Feeling Thing Candoco Dance Company & Jo Bannon
No longer available on Digital Stage
Feeling Thing invites us to pay attention to the objects around us and experience them as the dancing, feeling things they are. This film by multi-disciplinary artist Jo Bannon features three intimate duets between object and performer, with ASMR sound inviting us into an uncanny space where all things are alive.
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Matter is lively. If you play the right frequency to your kitchen table, it will explode. You may not have noticed, but your iron has a certain swagger as it glides over polyester. Those of us with the lived experience of disability may already know something of this potential intimacy, this strange kinship, as we dance the daily duet between our bodies and the people, objects and technologies that support us.
In Feeling Thing, the camera captures three intimate duets between object and performer. The ASMR sound encourages us to listen closely and sense the life in them, inviting us to lean into feeling as a sensory, illogical, uncanny space where all things are alive.
What is ASMR?
ASMR stands for Autonomous Sensory Meridian Response. It’s the name given to the pleasant tingling and often relaxing sensation that people can experience through the back of their head and spine when they hear or experience something that stimulates them to feel this way. What causes this response varies from person to person, but there are many popular ASMR triggers which include whispering, hair brushing, scratching and tapping.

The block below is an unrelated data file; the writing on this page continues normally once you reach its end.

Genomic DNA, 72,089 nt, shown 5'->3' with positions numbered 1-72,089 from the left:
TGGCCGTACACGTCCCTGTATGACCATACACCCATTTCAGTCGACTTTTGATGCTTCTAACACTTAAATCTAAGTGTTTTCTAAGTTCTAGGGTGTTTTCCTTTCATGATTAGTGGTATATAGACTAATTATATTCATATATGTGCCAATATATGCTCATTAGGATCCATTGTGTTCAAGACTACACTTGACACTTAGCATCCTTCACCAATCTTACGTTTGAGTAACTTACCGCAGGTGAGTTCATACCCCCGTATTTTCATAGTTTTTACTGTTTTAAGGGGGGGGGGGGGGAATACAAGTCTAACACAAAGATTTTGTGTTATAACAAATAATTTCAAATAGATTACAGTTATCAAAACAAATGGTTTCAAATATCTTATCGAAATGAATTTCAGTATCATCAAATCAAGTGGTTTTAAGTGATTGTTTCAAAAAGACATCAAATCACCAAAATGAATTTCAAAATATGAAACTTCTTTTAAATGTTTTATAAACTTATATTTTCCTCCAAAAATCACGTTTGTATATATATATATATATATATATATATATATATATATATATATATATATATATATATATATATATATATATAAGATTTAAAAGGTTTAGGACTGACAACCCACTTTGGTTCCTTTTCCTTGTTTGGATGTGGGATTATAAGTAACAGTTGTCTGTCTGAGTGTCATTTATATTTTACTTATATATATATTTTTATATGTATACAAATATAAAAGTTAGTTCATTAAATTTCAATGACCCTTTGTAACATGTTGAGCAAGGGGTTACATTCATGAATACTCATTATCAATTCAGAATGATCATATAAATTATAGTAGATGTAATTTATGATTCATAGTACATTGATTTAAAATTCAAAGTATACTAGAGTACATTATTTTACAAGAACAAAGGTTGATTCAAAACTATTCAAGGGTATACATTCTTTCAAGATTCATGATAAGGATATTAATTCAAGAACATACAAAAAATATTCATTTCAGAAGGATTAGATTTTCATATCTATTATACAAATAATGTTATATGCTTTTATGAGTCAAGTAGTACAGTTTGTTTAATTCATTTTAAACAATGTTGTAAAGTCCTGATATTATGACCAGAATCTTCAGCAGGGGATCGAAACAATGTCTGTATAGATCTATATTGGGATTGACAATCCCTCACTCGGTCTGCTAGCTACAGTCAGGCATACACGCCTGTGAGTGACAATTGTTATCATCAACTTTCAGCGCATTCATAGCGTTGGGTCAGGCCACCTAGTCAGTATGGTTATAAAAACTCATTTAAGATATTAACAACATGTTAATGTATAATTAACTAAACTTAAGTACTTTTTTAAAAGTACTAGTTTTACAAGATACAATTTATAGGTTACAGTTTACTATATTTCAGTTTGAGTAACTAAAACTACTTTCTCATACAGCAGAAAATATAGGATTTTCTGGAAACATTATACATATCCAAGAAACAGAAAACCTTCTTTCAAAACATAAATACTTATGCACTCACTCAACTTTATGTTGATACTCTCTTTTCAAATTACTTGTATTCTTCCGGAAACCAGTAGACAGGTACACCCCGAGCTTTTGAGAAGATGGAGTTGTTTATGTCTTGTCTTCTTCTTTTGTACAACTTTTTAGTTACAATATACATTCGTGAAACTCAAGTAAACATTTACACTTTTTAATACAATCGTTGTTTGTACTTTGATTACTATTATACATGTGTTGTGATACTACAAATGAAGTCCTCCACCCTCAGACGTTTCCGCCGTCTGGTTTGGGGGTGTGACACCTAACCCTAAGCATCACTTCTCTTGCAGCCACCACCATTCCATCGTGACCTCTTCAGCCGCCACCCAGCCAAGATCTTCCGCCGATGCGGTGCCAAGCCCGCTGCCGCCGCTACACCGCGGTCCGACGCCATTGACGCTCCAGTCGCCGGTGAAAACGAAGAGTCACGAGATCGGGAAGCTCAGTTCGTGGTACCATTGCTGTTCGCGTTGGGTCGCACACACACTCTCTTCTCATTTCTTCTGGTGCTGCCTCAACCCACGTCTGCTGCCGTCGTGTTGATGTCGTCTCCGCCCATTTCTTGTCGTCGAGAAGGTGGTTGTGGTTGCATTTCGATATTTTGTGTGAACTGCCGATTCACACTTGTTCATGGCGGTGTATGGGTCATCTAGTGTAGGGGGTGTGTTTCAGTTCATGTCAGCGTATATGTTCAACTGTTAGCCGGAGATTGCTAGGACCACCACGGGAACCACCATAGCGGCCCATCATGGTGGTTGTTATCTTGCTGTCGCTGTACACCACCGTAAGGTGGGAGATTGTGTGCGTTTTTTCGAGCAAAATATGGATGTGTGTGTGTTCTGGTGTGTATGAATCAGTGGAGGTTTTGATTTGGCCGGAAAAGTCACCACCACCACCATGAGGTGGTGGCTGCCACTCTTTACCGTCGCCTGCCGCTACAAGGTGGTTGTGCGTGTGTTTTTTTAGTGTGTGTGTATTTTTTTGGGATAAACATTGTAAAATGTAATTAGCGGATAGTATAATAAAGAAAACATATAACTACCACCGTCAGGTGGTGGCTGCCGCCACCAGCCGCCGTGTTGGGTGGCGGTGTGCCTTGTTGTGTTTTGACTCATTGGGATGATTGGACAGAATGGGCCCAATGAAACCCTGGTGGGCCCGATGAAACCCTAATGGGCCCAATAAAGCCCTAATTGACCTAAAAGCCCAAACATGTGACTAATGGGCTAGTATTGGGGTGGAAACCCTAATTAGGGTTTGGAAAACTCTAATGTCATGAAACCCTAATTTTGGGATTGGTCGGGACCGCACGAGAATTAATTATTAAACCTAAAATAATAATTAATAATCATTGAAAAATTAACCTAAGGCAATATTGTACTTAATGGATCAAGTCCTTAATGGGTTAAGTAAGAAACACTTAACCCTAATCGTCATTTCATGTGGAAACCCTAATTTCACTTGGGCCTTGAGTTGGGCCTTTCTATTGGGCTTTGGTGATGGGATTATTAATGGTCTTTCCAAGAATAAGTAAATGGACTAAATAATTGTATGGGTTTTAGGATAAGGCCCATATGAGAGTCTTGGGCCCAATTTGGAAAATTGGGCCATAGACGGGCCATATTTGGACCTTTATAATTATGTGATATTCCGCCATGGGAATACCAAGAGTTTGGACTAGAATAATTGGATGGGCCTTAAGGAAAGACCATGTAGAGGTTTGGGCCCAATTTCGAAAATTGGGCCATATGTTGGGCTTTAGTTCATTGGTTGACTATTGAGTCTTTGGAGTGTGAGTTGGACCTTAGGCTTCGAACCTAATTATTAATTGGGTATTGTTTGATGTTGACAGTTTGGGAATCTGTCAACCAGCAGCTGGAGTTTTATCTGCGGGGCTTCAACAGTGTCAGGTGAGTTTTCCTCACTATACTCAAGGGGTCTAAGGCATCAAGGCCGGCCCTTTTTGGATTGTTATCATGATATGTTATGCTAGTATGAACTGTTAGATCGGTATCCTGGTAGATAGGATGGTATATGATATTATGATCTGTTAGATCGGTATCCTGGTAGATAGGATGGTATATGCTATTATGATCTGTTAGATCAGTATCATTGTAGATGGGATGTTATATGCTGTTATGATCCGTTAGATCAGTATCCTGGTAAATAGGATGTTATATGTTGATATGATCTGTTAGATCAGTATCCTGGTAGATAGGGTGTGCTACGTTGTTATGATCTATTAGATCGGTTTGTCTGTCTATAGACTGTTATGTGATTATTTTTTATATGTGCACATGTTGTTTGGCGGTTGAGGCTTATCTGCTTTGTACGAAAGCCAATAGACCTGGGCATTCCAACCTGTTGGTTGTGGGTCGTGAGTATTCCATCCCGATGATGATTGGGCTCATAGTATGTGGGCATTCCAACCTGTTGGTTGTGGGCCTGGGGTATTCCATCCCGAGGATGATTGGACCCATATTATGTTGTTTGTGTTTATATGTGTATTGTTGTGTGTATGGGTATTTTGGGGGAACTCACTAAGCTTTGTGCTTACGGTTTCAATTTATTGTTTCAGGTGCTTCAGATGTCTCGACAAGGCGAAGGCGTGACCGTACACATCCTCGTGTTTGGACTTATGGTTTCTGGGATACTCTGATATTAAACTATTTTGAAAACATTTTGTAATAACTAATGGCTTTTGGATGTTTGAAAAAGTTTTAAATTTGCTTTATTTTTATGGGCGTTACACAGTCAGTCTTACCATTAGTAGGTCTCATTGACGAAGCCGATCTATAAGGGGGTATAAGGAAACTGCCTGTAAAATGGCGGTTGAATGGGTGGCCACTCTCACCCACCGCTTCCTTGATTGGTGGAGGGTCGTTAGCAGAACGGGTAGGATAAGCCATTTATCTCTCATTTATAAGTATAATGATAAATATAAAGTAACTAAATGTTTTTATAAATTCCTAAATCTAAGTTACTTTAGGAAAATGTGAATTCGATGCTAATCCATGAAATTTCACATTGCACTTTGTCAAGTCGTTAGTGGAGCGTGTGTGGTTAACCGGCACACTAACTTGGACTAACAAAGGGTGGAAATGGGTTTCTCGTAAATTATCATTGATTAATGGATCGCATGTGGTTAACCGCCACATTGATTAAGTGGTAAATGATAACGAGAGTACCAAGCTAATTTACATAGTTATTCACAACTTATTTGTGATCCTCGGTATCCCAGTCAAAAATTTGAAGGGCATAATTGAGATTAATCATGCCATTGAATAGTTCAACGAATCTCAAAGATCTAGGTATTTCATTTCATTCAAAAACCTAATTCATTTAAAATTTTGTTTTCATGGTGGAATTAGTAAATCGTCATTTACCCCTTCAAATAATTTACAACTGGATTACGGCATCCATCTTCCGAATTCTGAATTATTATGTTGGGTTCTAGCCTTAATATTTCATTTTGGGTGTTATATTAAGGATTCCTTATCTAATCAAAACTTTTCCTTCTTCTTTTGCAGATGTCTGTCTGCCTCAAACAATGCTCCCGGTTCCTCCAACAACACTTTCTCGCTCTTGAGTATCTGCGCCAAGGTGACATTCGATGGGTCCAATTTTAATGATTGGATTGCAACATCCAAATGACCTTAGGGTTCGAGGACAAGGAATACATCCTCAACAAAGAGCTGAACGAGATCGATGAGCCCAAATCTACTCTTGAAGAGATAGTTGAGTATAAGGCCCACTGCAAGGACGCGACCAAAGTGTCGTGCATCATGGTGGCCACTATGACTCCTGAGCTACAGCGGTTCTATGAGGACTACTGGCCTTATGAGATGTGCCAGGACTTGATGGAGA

Candoco is a world-leading dance company interested in expanding perceptions of what dance can be. The company celebrates different ways of seeing, of being and of making art, putting them at the forefront of the conversation around dance and disability..
Feeling Thing is a co-production with Jo Bannon, a UK based artist working in performance, choreography and live art. Her work is concerned with identity, sensory perception, and human encounter and explores how our physical bodies experience the world around us and how this sensory experience can or cannot be conveyed. Her work is informed by her identity as a disabled woman with albinism and attempts to unpick the ways we look, hear and sense our immediate environment in order to rethink or make unfamiliar these intrinsic human behaviours.
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Header image: A white woman lies on her side in a living room, embracing a dark blue upright vacuum cleaner, one leg wrapped around its wheeled base, her bare foot arching against a pale blue patterned carpet. She cradles her head against the handle of the cleaner, echoing the soft curve of a greyish blue sofa behind.
What is ASMR? image: A woman lies back on a bed, her face hidden by a large electric fan which she holds gently to her chest. The three silver blades are enclosed in a globe of chrome wire and her fingers seem to pluck the wires.